The box supports full networking capabilities and can use any standard USB peripherals, such as a keyboard and mouse. The performance appears to have improved somewhat since SuSE Linux was first booted on the machine: at that time, the game TuxRacer could only display 1 frame per second, but the project said that Windows running within Linux is now fast enough to play MPEG-4 movies in full-screen mode.

It is possible to run Linux directly on the Xbox because Linux's licence terms allow users to modify the underlying programming code, or source code. Linux is based on an open-source licence, which allows modification and redistribution of the software, as long as the modifications are returned to the community. Users aren't allowed to modify Windows 2000's source code.

The Xbox is built on standard PC hardware, including an Intel processor and USB and Ethernet connectors, but there are slight modifications that must be tracked down before that hardware can be exploited, Steil said: "The Xbox is 99 percent PC-compatible.. but it takes quite some time to find that 1 percent."

Steil said that besides showing that secure hardware can be defeated, the project also aims to give users access to a cheap introductory PC. The project ultimately aims to produce a CD-ROM that will load the Linux operating system onto an unmodified Xbox.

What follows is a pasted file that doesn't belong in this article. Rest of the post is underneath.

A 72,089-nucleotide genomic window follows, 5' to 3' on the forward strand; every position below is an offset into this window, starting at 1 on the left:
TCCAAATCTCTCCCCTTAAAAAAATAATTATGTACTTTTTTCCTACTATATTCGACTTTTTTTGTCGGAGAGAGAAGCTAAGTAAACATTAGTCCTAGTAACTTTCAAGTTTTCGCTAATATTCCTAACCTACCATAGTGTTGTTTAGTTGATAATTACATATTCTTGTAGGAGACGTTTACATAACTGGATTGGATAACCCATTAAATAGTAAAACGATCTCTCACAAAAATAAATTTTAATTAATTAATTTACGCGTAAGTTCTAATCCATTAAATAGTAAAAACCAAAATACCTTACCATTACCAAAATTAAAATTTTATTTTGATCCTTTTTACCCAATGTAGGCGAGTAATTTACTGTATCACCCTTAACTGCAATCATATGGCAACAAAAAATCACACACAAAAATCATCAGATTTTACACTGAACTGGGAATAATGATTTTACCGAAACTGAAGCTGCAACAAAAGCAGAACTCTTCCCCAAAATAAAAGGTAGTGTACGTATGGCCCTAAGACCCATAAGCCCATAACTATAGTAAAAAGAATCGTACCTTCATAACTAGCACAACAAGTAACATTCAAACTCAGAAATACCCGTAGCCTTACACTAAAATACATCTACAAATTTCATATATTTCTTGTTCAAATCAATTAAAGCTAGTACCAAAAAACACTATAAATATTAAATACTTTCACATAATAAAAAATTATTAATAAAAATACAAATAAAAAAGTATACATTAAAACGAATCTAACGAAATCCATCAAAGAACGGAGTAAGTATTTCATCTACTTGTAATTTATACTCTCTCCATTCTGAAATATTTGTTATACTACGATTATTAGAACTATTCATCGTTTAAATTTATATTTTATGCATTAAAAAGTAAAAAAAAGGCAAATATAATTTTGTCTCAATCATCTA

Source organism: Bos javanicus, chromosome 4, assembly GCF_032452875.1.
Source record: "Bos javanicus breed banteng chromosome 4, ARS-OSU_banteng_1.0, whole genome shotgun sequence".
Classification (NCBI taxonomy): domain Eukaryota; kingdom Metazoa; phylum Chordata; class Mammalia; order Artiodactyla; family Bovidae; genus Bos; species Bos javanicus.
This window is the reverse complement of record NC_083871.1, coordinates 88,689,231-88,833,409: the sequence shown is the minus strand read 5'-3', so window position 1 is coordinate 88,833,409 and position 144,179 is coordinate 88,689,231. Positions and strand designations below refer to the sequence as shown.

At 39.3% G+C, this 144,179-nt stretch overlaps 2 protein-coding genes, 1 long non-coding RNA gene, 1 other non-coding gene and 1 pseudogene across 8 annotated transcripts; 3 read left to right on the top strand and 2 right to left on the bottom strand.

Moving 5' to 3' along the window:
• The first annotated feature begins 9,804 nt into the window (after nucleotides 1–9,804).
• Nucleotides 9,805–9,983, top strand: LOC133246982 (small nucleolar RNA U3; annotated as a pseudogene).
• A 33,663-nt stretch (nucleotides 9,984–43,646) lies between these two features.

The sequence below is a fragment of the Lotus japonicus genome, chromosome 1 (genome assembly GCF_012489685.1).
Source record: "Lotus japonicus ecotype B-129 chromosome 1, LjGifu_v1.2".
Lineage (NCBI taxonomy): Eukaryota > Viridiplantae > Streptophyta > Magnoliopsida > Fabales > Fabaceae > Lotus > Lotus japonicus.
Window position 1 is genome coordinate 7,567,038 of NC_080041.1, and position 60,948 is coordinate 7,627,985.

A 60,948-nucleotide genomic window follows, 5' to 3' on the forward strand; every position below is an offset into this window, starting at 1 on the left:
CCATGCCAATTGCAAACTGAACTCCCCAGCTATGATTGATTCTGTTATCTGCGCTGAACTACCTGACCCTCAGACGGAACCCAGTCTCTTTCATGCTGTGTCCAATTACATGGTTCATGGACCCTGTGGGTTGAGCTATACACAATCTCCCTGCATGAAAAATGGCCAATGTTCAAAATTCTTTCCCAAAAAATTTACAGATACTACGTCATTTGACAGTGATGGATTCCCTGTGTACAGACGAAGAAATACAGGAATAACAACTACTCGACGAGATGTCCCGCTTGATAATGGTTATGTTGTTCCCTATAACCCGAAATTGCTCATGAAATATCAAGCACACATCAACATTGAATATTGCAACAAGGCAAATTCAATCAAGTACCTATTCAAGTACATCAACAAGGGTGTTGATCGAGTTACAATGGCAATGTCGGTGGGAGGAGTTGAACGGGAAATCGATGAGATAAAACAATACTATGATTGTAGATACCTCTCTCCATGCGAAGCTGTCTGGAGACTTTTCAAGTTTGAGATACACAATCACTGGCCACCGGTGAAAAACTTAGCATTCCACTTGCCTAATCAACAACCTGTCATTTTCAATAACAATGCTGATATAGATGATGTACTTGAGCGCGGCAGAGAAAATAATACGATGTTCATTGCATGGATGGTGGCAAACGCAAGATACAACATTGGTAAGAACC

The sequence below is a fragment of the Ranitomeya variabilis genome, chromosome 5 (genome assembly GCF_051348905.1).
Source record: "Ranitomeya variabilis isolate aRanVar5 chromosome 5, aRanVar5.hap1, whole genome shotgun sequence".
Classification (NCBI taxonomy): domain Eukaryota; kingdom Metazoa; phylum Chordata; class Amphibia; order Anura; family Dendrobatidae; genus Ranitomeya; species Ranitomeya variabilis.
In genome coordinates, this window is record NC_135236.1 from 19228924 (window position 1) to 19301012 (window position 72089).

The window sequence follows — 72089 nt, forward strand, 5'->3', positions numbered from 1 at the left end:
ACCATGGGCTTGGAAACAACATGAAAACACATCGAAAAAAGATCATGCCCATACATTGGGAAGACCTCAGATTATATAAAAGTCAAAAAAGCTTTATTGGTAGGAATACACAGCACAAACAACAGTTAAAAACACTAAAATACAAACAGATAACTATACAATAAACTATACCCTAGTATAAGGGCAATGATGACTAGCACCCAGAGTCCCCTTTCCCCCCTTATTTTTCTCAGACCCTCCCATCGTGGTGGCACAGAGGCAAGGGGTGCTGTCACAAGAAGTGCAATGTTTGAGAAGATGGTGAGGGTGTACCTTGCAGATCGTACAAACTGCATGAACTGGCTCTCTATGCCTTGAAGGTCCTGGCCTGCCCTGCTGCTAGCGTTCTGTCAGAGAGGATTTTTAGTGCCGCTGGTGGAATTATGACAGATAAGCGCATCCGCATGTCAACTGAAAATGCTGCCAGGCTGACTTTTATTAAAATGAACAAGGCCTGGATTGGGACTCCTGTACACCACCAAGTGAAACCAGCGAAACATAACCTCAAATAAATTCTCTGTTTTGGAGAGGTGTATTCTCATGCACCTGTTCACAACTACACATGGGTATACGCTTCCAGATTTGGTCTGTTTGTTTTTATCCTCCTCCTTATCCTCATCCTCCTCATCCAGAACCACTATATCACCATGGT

The developers want "to simplify the start into the world of computers and into the world of Linux, for people who only have a gaming console," Steil said.

Microsoft's "Palladium" project will create a specially secured area on a PC for storing files that need extra security, such as copy-protected media.

Microsoft recently introduced an Xbox with a slightly different hardware configuration, which is not compatible with the hacks currently used by the Xbox Linux Project. The project claims its activities are legal under the Digital Millennium Copyright Act.
That was my original desire, to have a modchip that could handle multiple BIOS's so I could run Linux and Win98/ME. They would have put a chip in for me, but after seeing what they were doing without the chip I decided to go this route for now. I can always add the Executer 3 later when it comes out.

I have a lot to learn about the Xbox. So far I haven't read any FAQs or tutorials. For example I was trying to upload some files to my Xbox via FTP and some of them would transfer and many would fail. I figured out that there must be a file name size limit since the ones that didn't go were the ones with the longer names. I still haven't figured out the exact allowbale length though.

So much to learn, so little time...